Various Members of the Ape Family are well known to people. At the zoo, they see Gorilla beating his chest, and Chimpanzee making faces at them. Orangutan entertains people with his human-like activities. Much to the amazement of people watching Them, Apes openly demonstrate their feelings. What people may not know is that Apes actually have complex lives and emotions.
The Ape Family is really comprised of two families, the Great Apes (Hominidae) and the Lesser Apes (Hylobatidae). Lesser Apes are the Gibbons. Among the Great Apes are Gorillas, Chimpanzees, Orangutans, and Man. (Strong evidence links Chimpanzees to humans.)
Besides ways of displaying their emotions, Apes are similar to people in other ways. They have hands that grip firmly to pick and up and use tools. Apes explore solutions to problems much like people do. Orangutans use large leaves for umbrellas, while Chimpanzees use sticks to open termite nests. Graceful and acrobatic, Chimpanzees walk up-right. Gorillas and Gibbons bellow and thump their chests to make Themselves known.
However among Apes, Themselves, there are differences. Gorillas are more peaceful, while Chimpanzees make war with Each Other. Gibbons move quickly through the trees hooting to their Friends, but Gorillas move more slowly. Orangutans, unlike other Apes, live solitary lives. Meanwhile, Bonobos (Pigmy Chimpanzees) believe in “making love, not war”.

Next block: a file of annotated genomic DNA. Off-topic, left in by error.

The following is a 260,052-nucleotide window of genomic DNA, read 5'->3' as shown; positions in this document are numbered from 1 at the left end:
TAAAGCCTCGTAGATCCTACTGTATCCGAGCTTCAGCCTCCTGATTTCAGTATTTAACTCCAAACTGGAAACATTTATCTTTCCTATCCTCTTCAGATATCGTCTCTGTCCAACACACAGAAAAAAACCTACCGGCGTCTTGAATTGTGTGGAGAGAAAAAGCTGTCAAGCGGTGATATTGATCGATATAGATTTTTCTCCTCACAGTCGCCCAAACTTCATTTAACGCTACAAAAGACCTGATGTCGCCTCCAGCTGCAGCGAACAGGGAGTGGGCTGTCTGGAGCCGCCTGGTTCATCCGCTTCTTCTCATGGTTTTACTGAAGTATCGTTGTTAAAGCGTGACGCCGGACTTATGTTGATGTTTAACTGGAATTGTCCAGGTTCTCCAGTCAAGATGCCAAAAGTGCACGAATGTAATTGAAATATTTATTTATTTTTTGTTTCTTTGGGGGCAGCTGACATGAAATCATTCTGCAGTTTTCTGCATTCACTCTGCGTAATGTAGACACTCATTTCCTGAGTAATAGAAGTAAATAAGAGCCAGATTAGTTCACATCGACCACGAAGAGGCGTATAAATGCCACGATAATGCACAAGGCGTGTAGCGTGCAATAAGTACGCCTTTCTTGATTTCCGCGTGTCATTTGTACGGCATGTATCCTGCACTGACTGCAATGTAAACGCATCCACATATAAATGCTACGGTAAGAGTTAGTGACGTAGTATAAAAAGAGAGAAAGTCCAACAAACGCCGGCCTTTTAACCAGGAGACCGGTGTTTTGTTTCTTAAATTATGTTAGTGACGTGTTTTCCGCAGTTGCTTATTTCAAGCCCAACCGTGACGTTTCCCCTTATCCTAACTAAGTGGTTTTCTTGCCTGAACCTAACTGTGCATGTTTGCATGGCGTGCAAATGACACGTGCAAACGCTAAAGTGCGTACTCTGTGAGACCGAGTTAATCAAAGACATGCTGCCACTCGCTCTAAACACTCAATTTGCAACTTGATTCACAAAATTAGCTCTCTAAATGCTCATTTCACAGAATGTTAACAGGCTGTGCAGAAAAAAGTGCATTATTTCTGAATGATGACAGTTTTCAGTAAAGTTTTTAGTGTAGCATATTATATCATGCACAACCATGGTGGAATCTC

What Apes have in common are their expressive voices. Female Gibbon calls for mates using booms and barks. Male Gibbon responds with a scream, “I’M HERE!” Orangutan fills the rainforest with his calls, which can be heard for long distances. To tell all of his displeasure, Gorilla utters rapid hollow calls and beats his chest. However, the most vocal is Chimpanzee who maintains contact with her Troop with pants and hoots.
The Ape family teaches how to use your voice effectively. Don’t be shy; let yourself be known. Use your voice to tell people who you are and what you want. Just don’t be so obnoxious that people stop listening to you.
Take time to read what Individual Ape Family Teachers have to teach. Or read what Ape Family’s Cousins, Monkey Family has to teach.
Note: Monkeys differ from Apes, by having tails and arms and legs that are equal in length. Apes are larger and heavier. They also hang low on tree branches rather than balance on them like Monkeys.
Evidence for people belonging in the Great Ape family includes Bonobo (Pan panisus) DNA which matches 98 percent of human DNA. In addition, the A antigen of Bonobo is indistinguishable from the A1 antigen of Homo Sapiens (Man).
Conservation Note: Gorillas and Orangutans are severely endangered.